ESPN’s Dan Rafael, who has the largest platform of any boxing writer, has been a persistent critic of the organization which once recognized 41 “champions” in 17 weight classes. In 2009, Rafael wrote, “(The WBA) has become such an absolute farce that even somebody like me, who follows boxing closely, sometimes has a hard time keeping track of all the nonsensical so-called world title belts the WBA has been doling out at an alarming rate. It almost reminds me of the ladies at Costco who hand out various samples on a busy Saturday afternoon.”

Rafael took note when WBA president Gilberto Mendoza promised to cull the herd by eliminating “regular” titles, and then became more caustic when Mendoza didn’t follow through. Recently, in one short, punchy diatribe, Rafael blistered the WBA as wretched, vile, and rancid.

Regardless of your opinion, it’s hard not to feel sorry for Fres Oquendo who keeps getting stranded at the altar. No, he’s not fun to watch and a man of his age shouldn’t be taking any more punches, but he has always been an honest workman and by all accounts he’s a very decent man. Born in Puerto Rico but raised in Chicago, Oquendo pitched right in when the island nation of his birth was ravaged by Hurricane Maria. He was personally responsible for relocating Puerto Rican boxing legend Wilfred Benitez and Benitez’s sister, his caregiver, to Chicago where their lives wouldn’t be as hard.

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Bob Arum Hails Terence Crawford (not Lomachenko) as Boxing’s Next Superstar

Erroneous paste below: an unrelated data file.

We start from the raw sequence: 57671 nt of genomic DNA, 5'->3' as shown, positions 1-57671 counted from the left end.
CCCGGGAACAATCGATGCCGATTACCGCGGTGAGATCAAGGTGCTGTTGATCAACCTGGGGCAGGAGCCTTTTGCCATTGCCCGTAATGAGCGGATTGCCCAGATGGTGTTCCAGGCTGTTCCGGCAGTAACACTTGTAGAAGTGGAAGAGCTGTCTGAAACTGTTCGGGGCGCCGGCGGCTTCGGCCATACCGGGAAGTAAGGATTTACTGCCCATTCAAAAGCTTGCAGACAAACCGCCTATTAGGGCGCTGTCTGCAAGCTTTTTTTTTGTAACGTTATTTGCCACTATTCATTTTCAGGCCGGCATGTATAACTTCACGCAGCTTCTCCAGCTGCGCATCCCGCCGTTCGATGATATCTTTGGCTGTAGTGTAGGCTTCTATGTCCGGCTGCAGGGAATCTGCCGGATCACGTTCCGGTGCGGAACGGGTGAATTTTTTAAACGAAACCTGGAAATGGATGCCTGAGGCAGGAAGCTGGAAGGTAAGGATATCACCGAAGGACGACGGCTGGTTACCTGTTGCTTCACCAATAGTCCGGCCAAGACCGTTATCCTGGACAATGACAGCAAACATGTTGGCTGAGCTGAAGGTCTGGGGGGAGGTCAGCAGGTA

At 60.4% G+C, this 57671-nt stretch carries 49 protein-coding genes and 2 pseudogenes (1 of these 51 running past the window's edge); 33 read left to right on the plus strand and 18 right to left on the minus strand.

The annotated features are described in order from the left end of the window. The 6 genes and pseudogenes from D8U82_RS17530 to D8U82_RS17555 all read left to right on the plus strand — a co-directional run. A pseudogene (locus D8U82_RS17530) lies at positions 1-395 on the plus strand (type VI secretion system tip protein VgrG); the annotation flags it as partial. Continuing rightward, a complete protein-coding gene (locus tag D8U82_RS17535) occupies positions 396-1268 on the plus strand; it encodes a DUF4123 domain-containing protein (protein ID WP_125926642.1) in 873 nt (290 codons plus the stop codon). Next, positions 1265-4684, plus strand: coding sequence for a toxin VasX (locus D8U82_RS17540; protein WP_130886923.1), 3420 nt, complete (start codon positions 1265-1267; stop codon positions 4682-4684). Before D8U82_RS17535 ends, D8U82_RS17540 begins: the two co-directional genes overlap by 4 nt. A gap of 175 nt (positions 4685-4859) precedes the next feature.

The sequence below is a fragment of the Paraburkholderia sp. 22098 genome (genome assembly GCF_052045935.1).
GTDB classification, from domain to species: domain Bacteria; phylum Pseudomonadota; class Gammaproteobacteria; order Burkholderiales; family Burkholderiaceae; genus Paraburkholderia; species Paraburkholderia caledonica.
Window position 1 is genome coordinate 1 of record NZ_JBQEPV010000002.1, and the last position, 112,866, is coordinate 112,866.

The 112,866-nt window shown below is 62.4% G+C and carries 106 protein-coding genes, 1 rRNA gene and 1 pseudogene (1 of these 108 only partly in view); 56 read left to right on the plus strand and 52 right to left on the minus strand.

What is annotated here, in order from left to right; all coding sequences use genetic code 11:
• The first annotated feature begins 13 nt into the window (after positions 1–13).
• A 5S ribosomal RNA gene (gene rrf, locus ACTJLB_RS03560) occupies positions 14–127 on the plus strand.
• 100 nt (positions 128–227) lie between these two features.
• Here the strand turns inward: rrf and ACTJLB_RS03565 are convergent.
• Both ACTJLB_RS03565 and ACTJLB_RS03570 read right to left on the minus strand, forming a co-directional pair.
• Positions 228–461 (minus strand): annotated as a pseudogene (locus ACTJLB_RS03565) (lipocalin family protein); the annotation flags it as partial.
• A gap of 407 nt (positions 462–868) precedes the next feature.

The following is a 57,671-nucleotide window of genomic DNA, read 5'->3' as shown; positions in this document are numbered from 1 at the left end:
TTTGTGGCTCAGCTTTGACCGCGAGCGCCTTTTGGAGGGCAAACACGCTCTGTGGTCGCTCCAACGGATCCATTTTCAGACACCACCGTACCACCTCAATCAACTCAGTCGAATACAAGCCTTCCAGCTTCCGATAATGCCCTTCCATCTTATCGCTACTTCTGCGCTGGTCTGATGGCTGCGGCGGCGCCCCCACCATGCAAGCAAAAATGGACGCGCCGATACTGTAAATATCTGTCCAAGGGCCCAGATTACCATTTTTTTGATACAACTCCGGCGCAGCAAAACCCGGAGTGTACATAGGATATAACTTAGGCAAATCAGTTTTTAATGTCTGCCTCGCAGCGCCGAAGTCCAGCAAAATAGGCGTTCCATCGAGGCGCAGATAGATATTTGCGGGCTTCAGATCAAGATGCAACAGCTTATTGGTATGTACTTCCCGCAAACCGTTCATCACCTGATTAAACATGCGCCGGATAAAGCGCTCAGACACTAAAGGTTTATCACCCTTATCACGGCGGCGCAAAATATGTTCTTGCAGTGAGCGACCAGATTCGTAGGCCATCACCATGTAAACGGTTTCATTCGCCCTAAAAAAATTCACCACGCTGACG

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Arum says Terence

Top Rank’s Bob Arum says Terence Crawford will become this generation’s Floyd Mayweather or Manny Pacquiao–elite boxers who became worldwide celebrity sensations. Arum, who promoted both Mayweather and Pacquiao on the way to their historic crossover statuses expects big things from the undefeated Crawford over the next few years.

“He’s the best fighter in the United States, and he’s so charismatic,” said Arum. “He comes from middle America, and In the next year or so, he will be huge.”

Arum’s assertion is noteworthy for two reasons. First, Arum is also the promoter for Vasyl Lomachenko. Lomachenko is ranked No. 1 pound-for-pound by The Ring, the Boxing Writers Association of America and the Transnational Boxing Rankings Board. More importantly, Lomachenko seems to have a groundswell of support behind him both in the media and among fight fans.

Lomachenko has also been heavily featured through Top Rank’s television partnership with ESPN. While Crawford has achieved more in his career than Lomachenko (at least in my eyes) and, as noted by Arum, is a homegrown American talent, Lomachenko seems to be considered the more marketable commodity to that network judging by the amount of promotional materials ESPN has pumped out about the fighter over the last year.

The other reason Arum’s claim about Crawford is interesting is the performance of Canelo Alvarez over the weekend in his majority decision rematch win over Gennady Golovkin. Besides Mayweather and Pacquiao, Alvarez is the clear PPV leader among all of boxing’s current commodities, and his status as boxing’s new money fighter should only grow stronger after the best win of his career.

Still, Crawford is one of the few very elite fighters in all of boxing. He’s ranked No. 2 pound-for-pound by The Ring, the Boxing Writers Association of America and the Transnational Boxing Rankings Board.

While Lomachenko and Alvarez are also candidates to become boxing’s next big thing, there’s no doubt Crawford is also one of the few boxers in the sport right now with the right things in place to become the next Mayweather or Pacquiao.